Cathy Hughes Tells Inc. Magazine Her Mission With Urban ONE: ‘I’m In The Black People Business’

Source: Carol Lee Rose / Getty

Here at the Urban ONE / REACH Media family, we take serious pride in our leadership, particularly when it comes to our founder and chairwoman Cathy Hughes.

In addition to making sure the African American community has a nationwide media outlet that can always be trusted with the truth and journalistic integrity, she also hasn’t been a slouch in the least bit when it comes to making sure all employees — race, creed, gender, sexuality, region or any divider you can think of aren’t a factor whatsoever — are taken care of professionally and, yes, well-paid.

With that said, we have to salute the prestigious Inc. Magazine for profiling Mrs. Hughes on our company history, in addition to our values as a whole and where we plan on leading our culture in the foreseeable future.

….now that’s how you kick off Black History Month!

To kick off Black History Month, our founder and chairwoman, Ms. Cathy Hughes (@urbanmediamaven), recently sat down with @Inc to discuss the many levels of transformation that turned Urban One into an iconic media powerhouse. Click below for more. https://t.co/BYBbNEEfjH

— TV One (@tvonetv) February 4, 2024

 

Take a look at a few standout excerpts from Cathy Hughes’ profile on Inc. below:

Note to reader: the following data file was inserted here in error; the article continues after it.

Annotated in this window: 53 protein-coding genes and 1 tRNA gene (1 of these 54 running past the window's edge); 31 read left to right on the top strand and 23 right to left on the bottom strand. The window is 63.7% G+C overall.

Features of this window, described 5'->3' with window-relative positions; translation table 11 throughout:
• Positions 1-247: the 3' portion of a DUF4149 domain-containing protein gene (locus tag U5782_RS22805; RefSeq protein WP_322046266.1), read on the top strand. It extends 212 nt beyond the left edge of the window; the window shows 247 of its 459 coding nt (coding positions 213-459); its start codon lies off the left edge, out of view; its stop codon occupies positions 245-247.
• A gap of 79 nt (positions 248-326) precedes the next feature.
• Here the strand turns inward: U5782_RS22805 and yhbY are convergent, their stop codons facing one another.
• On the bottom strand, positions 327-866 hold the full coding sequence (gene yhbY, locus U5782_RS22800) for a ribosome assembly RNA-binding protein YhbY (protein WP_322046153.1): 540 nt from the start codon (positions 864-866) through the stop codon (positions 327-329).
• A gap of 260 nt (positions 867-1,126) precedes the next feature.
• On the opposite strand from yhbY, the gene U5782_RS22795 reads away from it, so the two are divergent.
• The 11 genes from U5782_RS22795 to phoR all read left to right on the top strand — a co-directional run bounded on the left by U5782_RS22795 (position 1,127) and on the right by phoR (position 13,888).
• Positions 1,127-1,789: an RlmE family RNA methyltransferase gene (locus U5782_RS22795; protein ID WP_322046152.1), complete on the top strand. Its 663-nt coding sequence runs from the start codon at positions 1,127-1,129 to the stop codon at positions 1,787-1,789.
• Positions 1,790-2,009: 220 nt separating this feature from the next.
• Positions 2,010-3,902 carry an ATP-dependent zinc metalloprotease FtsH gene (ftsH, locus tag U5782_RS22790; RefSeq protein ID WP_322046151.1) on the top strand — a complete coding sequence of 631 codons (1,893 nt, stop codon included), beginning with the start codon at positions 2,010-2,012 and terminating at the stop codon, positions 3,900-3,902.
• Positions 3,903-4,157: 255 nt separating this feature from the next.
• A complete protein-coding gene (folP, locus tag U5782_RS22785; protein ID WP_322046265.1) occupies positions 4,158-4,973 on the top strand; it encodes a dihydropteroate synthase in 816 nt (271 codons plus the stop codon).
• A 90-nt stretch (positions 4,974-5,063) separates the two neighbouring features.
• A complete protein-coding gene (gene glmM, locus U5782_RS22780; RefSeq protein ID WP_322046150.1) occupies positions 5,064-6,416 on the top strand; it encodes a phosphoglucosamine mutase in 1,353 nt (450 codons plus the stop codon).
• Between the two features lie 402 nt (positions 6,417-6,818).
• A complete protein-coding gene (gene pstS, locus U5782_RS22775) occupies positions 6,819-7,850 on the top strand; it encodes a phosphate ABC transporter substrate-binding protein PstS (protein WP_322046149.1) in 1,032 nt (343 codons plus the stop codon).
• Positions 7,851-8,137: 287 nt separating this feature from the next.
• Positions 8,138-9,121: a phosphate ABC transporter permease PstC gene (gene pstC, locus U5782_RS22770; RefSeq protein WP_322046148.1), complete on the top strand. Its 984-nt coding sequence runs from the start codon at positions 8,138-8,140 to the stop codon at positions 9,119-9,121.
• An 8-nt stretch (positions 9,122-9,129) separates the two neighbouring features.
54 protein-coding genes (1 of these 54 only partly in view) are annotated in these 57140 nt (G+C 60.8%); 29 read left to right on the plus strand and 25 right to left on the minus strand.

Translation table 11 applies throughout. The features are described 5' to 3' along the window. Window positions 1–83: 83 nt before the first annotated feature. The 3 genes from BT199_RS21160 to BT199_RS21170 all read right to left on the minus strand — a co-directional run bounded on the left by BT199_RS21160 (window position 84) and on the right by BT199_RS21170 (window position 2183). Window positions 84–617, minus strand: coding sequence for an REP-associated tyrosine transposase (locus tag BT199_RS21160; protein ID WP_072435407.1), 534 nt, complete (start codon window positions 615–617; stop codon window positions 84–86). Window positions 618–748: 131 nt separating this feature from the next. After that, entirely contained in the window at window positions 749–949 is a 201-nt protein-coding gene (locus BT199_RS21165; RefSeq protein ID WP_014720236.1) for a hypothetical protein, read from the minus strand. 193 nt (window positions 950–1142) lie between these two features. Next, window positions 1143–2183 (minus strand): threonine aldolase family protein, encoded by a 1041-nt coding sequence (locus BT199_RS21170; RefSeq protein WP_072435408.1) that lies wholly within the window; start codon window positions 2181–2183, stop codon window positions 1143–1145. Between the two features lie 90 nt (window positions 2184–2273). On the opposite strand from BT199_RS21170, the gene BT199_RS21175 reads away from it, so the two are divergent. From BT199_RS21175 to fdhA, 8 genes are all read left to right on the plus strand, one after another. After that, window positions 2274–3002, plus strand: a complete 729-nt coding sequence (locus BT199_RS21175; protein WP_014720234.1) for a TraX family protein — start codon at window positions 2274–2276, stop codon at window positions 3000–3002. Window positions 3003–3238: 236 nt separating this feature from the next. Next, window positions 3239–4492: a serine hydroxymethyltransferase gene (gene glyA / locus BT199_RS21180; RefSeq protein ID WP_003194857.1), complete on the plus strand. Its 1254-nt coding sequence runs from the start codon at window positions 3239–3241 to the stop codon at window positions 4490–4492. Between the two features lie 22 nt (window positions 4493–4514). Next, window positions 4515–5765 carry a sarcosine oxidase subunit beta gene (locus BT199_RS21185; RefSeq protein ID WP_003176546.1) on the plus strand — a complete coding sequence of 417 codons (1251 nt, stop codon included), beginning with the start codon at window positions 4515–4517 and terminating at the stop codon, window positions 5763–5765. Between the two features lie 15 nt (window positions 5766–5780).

“As a publicly traded company, Urban One’s executive team and board of directors is beholden to its shareholders. But Hughes hasn’t changed her approach to the business since she moved from her hometown of Omaha, Nebraska to Washington D.C. in 1972 to work at Howard University’s WHUR. ‘Alfred is in the media and communications business,’ Hughes says. ‘I’m in the Black people business.’ It’s a perfect marriage, Joyner says. ‘Alfred and Cathy are a perfect combination for the company,’ he says. ‘She cares about Black people, and he gets to focus on the shareholders. That’s the way it should be.’

When Hughes and her then-husband Dewey Hughes purchased WOL, an AM station that hit the airwaves on October 3, 1980, launching a company that was then called Radio One, she wasn’t planning on becoming one of the largest Black-owned media companies in the country. ‘I was just planning to be there the next day to disseminate information of value to the African American community,’ she says.

Hughes’s focus on Black people has often driven both her business decisions and her personal relationships. Retired now, the 74-year-old Joyner, who earned the nickname Fly Jock after doing a daily radio show in both Dallas and Chicago, has formed a close bond with Hughes over their shared love of Black people and urban radio.

‘Tom and I are equally yoked because we have the same level of commitment to the Black community,’ Hughes says. ‘I think that’s important when you talk about the merger of Black companies. The common denominator between Urban One and Reach Media is that both companies are unapologetically Black.’”

Salute to the head honcho, as per usual! We hope the team is making you proud, boss lady!

Read the full Inc. profile by clicking here. Want the Urban ONE story from the chick in charge herself? Listen below to Cathy Hughes’ interview on Amplify Black from Oct 2023 to hear it all in her own words:

 

 

SEE ALSO:

Cop City: What We Know About Atlanta’s Controversial Police Training Center Project

Black Women More Likely To Have A Black Spouse, New Data Shows


The post Cathy Hughes Tells Inc. Magazine Her Mission With Urban ONE: ‘I’m In The Black People Business’ appeared first on NewsOne.

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